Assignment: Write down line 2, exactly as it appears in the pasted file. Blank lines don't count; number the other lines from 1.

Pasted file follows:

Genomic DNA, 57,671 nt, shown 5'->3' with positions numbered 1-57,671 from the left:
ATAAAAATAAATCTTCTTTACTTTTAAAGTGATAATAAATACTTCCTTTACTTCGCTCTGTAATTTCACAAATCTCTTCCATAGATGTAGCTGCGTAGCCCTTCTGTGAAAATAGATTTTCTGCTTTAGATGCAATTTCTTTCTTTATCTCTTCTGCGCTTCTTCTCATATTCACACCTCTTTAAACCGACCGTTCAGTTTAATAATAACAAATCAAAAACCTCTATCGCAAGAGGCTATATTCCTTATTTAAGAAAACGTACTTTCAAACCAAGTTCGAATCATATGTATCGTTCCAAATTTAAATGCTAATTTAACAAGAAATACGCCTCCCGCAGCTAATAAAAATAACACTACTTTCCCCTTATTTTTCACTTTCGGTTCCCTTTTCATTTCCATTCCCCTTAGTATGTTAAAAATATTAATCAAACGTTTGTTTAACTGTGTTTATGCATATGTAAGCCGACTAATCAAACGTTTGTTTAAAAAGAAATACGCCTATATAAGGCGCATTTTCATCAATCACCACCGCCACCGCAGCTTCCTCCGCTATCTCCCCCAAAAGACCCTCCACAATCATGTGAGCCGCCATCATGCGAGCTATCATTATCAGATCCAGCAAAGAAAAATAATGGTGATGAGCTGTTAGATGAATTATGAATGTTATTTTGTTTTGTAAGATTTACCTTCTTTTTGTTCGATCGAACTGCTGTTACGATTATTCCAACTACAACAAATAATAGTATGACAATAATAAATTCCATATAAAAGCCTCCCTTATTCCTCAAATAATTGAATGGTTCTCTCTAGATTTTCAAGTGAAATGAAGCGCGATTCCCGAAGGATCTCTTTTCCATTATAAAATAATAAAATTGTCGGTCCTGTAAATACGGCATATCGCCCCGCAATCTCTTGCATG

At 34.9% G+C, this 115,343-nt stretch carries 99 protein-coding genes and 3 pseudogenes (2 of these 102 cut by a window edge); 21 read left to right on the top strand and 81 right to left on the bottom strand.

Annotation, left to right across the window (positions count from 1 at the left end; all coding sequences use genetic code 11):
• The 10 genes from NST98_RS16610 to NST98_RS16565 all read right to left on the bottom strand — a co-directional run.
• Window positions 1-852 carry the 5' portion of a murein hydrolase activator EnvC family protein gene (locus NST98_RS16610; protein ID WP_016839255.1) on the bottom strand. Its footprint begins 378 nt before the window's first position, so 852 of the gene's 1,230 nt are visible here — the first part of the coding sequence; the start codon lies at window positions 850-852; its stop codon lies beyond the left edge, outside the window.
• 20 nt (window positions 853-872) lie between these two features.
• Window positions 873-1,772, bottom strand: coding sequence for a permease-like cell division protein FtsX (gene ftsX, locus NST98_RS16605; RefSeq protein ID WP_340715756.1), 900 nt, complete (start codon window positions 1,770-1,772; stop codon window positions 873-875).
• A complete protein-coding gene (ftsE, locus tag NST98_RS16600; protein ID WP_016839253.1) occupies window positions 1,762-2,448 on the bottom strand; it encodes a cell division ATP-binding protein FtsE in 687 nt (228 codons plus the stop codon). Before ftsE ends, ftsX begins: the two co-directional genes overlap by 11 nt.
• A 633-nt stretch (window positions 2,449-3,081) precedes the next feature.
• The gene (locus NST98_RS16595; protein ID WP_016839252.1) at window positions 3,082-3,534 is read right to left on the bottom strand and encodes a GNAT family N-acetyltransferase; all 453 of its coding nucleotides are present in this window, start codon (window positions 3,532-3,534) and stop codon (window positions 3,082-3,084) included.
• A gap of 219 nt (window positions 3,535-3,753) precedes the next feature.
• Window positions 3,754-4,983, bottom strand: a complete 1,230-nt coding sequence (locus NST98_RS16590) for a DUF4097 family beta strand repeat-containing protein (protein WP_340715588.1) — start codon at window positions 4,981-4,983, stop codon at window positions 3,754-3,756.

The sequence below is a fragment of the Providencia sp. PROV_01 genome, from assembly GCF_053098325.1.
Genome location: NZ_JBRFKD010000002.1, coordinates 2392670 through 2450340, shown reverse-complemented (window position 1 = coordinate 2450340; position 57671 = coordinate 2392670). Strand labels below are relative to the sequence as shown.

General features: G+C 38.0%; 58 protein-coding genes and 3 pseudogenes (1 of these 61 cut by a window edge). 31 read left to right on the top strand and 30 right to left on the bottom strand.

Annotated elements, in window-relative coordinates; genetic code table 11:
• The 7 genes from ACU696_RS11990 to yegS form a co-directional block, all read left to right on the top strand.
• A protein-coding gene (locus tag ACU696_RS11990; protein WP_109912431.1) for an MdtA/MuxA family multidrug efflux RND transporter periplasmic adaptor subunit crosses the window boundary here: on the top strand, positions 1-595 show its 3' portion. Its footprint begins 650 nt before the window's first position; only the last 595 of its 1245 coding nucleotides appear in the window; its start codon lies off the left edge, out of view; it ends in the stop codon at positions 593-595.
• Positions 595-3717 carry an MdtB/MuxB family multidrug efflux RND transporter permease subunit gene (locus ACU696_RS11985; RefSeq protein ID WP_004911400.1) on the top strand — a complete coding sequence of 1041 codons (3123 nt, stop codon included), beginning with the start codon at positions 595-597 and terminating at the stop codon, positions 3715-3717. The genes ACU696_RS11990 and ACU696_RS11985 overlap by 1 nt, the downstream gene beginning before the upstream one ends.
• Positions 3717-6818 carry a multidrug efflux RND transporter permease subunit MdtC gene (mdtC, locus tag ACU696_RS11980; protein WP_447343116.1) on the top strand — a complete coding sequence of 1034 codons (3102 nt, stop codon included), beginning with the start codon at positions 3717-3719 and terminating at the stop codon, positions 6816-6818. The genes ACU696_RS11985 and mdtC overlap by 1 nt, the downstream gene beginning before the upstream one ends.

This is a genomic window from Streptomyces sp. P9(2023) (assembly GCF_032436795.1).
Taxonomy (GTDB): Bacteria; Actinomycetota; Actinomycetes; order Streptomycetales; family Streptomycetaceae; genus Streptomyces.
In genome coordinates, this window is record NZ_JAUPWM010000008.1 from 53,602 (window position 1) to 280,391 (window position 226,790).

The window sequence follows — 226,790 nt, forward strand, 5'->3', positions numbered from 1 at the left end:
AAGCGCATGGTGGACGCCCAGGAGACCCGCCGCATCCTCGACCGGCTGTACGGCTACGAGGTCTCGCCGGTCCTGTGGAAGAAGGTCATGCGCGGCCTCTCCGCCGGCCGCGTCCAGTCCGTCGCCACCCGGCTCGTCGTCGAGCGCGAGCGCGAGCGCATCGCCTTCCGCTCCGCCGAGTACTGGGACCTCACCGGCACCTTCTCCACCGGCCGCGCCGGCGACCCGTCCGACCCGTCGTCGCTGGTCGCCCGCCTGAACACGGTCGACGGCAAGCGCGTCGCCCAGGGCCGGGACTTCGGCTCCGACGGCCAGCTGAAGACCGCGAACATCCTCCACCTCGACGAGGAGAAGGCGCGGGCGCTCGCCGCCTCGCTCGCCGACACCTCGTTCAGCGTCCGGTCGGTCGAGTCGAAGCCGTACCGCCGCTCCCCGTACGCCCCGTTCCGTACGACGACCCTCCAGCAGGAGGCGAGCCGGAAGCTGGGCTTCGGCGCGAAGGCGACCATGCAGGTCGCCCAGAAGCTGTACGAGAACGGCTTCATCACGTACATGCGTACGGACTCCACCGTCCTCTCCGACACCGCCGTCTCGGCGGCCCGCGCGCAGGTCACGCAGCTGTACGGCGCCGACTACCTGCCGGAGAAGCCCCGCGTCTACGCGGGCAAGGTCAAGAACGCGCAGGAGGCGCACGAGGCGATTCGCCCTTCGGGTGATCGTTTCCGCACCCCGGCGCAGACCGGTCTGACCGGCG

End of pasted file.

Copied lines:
ATAAAAATAAATCTTCTTTACTTTTAAAGTGATAATAAATACTTCCTTTACTTCGCTCTGTAATTTCACAAATCTCTTCCATAGATGTAGCTGCGTAGCCCTTCTGTGAAAATAGATTTTCTGCTTTAGATGCAATTTCTTTCTTTATCTCTTCTGCGCTTCTTCTCATATTCACACCTCTTTAAACCGACCGTTCAGTTTAATAATAACAAATCAAAAACCTCTATCGCAAGAGGCTATATTCCTTATTTAAGAAAACGTACTTTCAAACCAAGTTCGAATCATATGTATCGTTCCAAATTTAAATGCTAATTTAACAAGAAATACGCCTCCCGCAGCTAATAAAAATAACACTACTTTCCCCTTATTTTTCACTTTCGGTTCCCTTTTCATTTCCATTCCCCTTAGTATGTTAAAAATATTAATCAAACGTTTGTTTAACTGTGTTTATGCATATGTAAGCCGACTAATCAAACGTTTGTTTAAAAAGAAATACGCCTATATAAGGCGCATTTTCATCAATCACCACCGCCACCGCAGCTTCCTCCGCTATCTCCCCCAAAAGACCCTCCACAATCATGTGAGCCGCCATCATGCGAGCTATCATTATCAGATCCAGCAAAGAAAAATAATGGTGATGAGCTGTTAGATGAATTATGAATGTTATTTTGTTTTGTAAGATTTACCTTCTTTTTGTTCGATCGAACTGCTGTTACGATTATTCCAACTACAACAAATAATAGTATGACAATAATAAATTCCATATAAAAGCCTCCCTTATTCCTCAAATAATTGAATGGTTCTCTCTAGATTTTCAAGTGAAATGAAGCGCGATTCCCGAAGGATCTCTTTTCCATTATAAAATAATAAAATTGTCGGTCCTGTAAATACGGCATATCGCCCCGCAATCTCTTGCATG